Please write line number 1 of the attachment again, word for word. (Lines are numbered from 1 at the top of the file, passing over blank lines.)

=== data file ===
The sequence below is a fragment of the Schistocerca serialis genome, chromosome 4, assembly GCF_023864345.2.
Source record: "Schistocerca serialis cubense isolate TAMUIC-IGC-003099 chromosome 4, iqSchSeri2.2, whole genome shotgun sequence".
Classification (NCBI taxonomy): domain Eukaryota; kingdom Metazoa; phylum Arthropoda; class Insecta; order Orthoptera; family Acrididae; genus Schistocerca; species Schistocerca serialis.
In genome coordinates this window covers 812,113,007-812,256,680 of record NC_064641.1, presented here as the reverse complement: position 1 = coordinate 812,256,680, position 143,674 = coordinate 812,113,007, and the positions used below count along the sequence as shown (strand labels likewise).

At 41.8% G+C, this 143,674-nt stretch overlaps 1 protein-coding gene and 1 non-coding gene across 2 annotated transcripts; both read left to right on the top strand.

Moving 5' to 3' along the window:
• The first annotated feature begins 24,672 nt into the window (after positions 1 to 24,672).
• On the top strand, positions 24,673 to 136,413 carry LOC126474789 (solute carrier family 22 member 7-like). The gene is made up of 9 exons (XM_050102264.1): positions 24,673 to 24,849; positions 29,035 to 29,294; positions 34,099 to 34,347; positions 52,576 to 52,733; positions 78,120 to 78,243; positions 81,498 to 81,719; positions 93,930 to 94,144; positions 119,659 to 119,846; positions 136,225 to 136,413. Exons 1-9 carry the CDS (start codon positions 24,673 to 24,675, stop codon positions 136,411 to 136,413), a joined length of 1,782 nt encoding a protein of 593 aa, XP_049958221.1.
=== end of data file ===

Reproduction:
The sequence below is a fragment of the Schistocerca serialis genome, chromosome 4, assembly GCF_023864345.2.